Algiers (1938)

Here's the thing about watching old movies: A lot of them stink. A lot are forgettable. Often I give up and click off.

But many movies from the 1930s, '40s, and '50s are fun, even the bad ones — and many aren't bad at all. Some are quite good, and once in a great while, there’s a old movie that refuses to disappoint.

When you sink all the way into an old movie, and begin to realize that it's something special, you don't say anything out loud, because that's like telling the pitcher he's got a no-hitter going. But to yourself you're saying, Hey, this movie really is a classic. It's been a long time since that happened, but it happened last night, as I was watching something I’d never heard of, called Algiers (1938).

It's set in that North African city, where a visiting detective from Paris impatiently demands that local police arrest an internationally-wanted criminal named Pepe le Moko. The cops know where he lives, right down to his street address, so why hasn't he been arrested?

It’s because Pepe lives in the city’s Casbah neighborhood, where there are so many lawbreakers and delinquents and scruffy types, the police can’t arrest anyone without being attacked and probably killed themselves. The challenge, then, will be getting Pepe to leave the Casbah and come into the main part of the city, where cops can arrest him.

Pepe le Moko
Pepe (Charles Boyer) is the bad guy, but he’s also the movie’s main protagonist. He’s tough but soft-spoken, elegant, fearless, commanding but not cruel — and when he’s in love he briefly sings, all of which makes him one of my favorite bad guys ever in the movies.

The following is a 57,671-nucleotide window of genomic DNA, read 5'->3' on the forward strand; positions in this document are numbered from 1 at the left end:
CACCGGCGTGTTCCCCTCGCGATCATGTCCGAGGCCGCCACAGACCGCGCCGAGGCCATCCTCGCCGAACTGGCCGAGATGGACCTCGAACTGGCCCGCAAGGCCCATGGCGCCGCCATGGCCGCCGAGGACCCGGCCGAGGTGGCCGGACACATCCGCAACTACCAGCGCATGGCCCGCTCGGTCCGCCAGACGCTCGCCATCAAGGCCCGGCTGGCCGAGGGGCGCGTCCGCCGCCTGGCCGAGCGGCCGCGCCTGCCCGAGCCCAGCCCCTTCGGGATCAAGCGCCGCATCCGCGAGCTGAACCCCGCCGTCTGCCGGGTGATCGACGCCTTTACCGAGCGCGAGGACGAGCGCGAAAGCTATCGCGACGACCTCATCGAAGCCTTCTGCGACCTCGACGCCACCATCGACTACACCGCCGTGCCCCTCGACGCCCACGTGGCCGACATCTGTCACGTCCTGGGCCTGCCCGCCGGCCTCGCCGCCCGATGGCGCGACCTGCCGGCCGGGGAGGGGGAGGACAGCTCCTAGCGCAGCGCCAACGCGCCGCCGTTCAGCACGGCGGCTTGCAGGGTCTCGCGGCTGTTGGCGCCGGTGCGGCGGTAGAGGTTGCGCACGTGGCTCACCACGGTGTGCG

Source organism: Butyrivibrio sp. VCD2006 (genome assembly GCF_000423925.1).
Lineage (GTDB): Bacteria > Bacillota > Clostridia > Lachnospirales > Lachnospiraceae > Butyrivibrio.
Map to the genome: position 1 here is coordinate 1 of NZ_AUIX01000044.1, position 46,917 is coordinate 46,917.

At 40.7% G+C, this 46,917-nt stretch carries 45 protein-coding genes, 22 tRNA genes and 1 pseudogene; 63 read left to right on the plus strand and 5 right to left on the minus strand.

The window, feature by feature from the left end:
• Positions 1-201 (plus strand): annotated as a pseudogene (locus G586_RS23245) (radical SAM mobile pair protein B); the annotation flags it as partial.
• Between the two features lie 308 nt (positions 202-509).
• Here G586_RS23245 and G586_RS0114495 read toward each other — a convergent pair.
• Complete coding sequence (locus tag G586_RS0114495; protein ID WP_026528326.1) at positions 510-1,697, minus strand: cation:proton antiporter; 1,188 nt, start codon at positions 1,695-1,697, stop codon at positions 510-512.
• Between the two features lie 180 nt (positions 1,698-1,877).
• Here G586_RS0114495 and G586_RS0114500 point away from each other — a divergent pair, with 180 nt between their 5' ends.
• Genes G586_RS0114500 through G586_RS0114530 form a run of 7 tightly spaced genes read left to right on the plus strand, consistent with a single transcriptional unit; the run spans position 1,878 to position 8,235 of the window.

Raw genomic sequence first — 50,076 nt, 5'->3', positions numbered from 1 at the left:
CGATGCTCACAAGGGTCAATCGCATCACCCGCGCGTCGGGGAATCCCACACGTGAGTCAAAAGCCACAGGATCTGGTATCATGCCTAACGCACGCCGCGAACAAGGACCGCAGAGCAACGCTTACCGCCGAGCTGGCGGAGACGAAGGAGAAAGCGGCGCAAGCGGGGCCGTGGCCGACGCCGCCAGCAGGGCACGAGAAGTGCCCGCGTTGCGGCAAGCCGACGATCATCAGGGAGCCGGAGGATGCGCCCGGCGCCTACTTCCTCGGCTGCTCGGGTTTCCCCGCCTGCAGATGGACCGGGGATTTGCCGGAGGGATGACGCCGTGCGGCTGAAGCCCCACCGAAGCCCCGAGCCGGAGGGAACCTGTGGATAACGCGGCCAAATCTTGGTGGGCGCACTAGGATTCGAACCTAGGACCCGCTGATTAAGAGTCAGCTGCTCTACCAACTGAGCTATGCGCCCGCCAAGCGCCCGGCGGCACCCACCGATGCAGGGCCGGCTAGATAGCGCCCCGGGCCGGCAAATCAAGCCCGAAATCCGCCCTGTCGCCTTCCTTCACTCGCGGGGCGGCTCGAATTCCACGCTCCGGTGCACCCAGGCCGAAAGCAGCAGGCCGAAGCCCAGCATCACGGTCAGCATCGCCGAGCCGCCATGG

"Did you ever see a clock that pointed to two and struck four when it's really quarter-past-twelve? Well, your friend is like that. He doesn't ring true."

Inspector Slimane
His nemesis is Inspector Slimane (Joseph Calleia), a local cop who knows the Casbah and knows Pepe, but also knows he can’t arrest him there. Complicated motives are much more realistic than heroic good guys and monstrous bad guys — Pepe is not a monster, and the Inspector is not a hero. 

"I thought I'd figured all the moves, but I miscalculated. I didn't think of you."

Slimane is supposed to be ethnic, but he’s played by a white actor wearing a turban, which is how Hollywood did diversity in the 1930s. Let's celebrate the fake multiculturalism, though, as Slimane is smart and a smartass. “By his looks, he’s too lazy to make an arrest,” a racist insinuation from the visiting French detective, but Slimane has a slick burn a few moments later. All through the movie, he's clever and almost poetic, and likable despite being police. (Yeah, I don't like cops. Arrest me.)

In many movies, a criminal’s relationship with his girlfriend is simply ‘there’. In Algiers, though, there are tender moments between Pepe and his ladyfriend, Ines (Sigrid Gurie). You can see why she likes him, and that he likes her, too.

"It's not what you deserve. It's what you want."

But he likes Gaby (Hedy Lamarr) more, which might lead to trouble. Gaby is a golddigger and Pepe is a jewel thief, and she has jewels and he money, but it’s also clear that the jewels and money aren't what draws them together. She’s smart, and she doesn’t hold his criminality against him, but she’s annoyed that she can only see him in the Casbah.